Time to Kill
Jeff Reichert on Heremias (Book One: The Legend of the Lizard Princess)

When we speak of time, we often speak of it as something tangible—do we have time for this; do you have the time? Tangibility suggests something quantifiable, something finite. If we only have so much time how should we spend it? For those of us who choose to spend inordinate amounts of their time with cinema—watching it, wrestling with it, writing on it, making it—what does that choice say about us? And what of that subset who actively seek out films that require the better part of a day to watch in their entirety? And who in this day and age has time for the films of Filipino filmmaker Lav Diaz, which often stretch past seven hours in length?

Time is the central component of the oeuvre of Lav Diaz to date—their length is why it works, why his films are so special and also why many choose to stay away, if they even get the opportunity to see them at all. In life, things happen over time, and, save for moments of sleep or certain chemical enhancements, we experience all of it. In movies, most time is elided. From a sweeping historical drama to a romantic comedy spanning a few days, we watch selections chosen for our viewing plucked from the arc traced by time’s arrow. Most movies make their selections carefully to provide the illusion of completeness. Smarter filmmakers make their elisions count. (What viewer hasn’t pointedly wondered about the space between Scottie fishing Madeleine out of the San Francisco Bay and her waking up, nude, under a blanket in his apartment?) But what if a film was made entirely of the elisions? Or stubbornly attempted not to elide anything, to show as much as possible? Diaz has tried for, in some of his epic films and the epic sequences nested within them, this sense of wholeness, of completed actions.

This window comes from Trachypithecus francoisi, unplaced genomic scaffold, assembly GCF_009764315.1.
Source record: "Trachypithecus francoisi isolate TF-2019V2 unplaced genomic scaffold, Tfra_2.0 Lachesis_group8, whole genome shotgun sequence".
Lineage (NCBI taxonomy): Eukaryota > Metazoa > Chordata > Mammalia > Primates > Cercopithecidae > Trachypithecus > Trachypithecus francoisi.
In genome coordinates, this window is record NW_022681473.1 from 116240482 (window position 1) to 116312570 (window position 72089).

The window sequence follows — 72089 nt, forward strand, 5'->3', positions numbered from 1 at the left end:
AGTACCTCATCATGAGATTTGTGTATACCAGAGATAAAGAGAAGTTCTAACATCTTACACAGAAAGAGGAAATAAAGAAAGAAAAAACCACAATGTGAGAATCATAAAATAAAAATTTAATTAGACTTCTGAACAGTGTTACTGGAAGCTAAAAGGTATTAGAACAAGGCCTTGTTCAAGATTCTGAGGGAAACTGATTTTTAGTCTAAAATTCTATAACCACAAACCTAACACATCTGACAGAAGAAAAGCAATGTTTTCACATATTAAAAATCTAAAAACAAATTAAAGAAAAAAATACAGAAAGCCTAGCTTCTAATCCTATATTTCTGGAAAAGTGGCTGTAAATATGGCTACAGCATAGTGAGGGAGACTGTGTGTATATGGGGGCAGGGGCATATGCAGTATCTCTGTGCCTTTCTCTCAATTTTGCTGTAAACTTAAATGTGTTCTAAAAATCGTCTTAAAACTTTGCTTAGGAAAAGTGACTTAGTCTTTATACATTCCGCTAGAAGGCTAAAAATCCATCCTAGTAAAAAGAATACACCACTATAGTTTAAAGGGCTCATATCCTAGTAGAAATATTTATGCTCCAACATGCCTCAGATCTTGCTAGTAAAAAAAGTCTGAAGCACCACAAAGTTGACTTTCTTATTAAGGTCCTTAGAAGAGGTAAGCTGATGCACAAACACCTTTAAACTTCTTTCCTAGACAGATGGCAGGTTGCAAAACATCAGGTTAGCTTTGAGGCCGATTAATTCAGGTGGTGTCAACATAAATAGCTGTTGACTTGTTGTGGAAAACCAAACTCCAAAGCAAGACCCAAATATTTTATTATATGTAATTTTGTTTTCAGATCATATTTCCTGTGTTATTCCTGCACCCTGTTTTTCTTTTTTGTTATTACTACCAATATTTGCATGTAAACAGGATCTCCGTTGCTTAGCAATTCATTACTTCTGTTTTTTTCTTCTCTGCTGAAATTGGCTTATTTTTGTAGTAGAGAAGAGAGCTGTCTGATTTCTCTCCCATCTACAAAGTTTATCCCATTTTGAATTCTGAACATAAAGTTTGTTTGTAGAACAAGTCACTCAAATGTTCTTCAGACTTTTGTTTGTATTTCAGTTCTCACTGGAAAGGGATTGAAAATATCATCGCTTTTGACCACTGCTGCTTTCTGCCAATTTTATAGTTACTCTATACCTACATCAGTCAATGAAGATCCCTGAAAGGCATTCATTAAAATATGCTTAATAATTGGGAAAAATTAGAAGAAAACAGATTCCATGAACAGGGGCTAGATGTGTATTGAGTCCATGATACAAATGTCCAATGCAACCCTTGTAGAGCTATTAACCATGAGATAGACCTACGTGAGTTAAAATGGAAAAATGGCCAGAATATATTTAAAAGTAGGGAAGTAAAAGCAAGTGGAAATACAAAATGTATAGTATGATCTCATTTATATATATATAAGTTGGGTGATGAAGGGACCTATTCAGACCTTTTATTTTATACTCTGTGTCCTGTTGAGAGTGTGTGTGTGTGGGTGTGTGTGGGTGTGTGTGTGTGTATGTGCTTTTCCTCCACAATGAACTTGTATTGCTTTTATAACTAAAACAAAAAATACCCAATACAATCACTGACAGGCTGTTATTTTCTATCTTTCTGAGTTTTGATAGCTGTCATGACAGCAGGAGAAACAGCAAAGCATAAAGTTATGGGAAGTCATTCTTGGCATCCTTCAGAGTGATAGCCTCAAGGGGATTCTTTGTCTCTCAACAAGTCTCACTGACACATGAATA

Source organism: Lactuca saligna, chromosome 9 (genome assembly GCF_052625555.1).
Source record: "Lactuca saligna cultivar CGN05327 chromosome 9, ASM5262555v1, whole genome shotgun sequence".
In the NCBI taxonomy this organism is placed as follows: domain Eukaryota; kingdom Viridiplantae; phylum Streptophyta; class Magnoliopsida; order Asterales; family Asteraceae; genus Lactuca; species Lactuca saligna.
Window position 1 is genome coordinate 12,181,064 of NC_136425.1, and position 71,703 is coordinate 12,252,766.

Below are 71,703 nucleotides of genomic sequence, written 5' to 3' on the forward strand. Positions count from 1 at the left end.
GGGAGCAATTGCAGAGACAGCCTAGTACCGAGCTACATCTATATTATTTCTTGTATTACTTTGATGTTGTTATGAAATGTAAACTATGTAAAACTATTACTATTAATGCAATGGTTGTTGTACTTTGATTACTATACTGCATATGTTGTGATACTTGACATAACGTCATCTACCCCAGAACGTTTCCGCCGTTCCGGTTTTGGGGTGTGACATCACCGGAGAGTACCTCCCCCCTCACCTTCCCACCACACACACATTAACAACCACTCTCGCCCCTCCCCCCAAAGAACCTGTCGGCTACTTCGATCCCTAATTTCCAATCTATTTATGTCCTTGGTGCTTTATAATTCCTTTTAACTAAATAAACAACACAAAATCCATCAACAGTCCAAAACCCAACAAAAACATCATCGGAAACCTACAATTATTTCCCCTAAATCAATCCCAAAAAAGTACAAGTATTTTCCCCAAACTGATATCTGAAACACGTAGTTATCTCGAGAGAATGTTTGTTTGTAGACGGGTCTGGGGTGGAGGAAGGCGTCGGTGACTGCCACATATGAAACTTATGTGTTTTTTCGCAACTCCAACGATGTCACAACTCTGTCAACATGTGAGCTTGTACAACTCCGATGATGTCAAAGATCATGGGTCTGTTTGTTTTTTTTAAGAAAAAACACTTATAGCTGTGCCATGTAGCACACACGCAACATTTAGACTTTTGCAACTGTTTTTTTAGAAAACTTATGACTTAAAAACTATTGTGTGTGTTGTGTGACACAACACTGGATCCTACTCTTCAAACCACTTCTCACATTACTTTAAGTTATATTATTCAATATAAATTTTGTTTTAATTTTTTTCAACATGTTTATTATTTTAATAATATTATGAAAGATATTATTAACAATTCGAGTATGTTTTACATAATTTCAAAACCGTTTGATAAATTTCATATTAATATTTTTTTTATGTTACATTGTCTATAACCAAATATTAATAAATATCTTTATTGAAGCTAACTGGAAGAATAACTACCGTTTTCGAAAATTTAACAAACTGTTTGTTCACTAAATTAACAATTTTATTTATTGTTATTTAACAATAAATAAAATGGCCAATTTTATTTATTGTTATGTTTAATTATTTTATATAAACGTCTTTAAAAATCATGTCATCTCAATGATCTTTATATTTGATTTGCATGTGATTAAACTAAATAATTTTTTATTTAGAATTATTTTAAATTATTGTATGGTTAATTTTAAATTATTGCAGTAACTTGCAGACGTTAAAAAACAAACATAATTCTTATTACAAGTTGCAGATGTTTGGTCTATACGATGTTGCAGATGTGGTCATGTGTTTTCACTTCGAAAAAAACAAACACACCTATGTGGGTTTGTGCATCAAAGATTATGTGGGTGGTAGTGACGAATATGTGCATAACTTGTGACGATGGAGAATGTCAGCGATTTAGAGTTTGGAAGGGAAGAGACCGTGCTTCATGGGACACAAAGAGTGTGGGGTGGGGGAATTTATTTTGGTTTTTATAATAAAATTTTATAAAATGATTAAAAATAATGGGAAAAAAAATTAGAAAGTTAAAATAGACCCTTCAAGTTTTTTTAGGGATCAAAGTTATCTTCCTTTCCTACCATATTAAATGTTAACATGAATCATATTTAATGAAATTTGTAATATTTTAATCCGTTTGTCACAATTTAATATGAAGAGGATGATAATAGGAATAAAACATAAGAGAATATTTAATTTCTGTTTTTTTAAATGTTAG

There’s a self-contained sequence in Diaz’s, nine-hour 2006 Heremias (Book One: The Legend of the Lizard Princess) that exists entirely without ellipses. Our hero, Heremias, a former traveling merchant who we’ve watched recede from life over the course of the preceding six hours, returns from his evening perambulations to find a few young men carousing in the ramshackle building he’s made his shelter. They’re callow and loud; they drink, listen to rock music, and circulate around a fire. Their talk eventually turns to women. And then the beauty of one local woman in particular. Then, their leader pushes them to agree on how stuck up she is. Then they talk about how they’d like to rape her, how she’d deserve it. Then they plan how and when they will do it. As the scene ends, they’ve agreed on a timeline and a method. Heremias has watched this all from the edge of the jungle.

The shot that contains this turn from harmless revelry to actual malice goes on forever. While watching, I tracked it to at least 55 minutes, though it could even have been somewhat longer. It ends, in my recollection of events, with a reverse of Heremias peeking through the brush. It plays as theater, a one-act play tucked in the middle of nine-hour film documenting, with pinpoint precision, the darker undercurrents of drunken masculine bluster. Everything we see in this shot could have happened more quickly. Diaz could have edited out the longueurs, the moments where conversation drops away. In most movies, filmic techniques would be deployed to signify the passage of time—a dissolve, some kind of camera movement, a crane up to the night sky, perhaps? Diaz instead holds his static shot on a group of young men growing more inebriated and more awful. It’s worth noting that his style of filmmaking wouldn’t be possible without the advent of digital tools.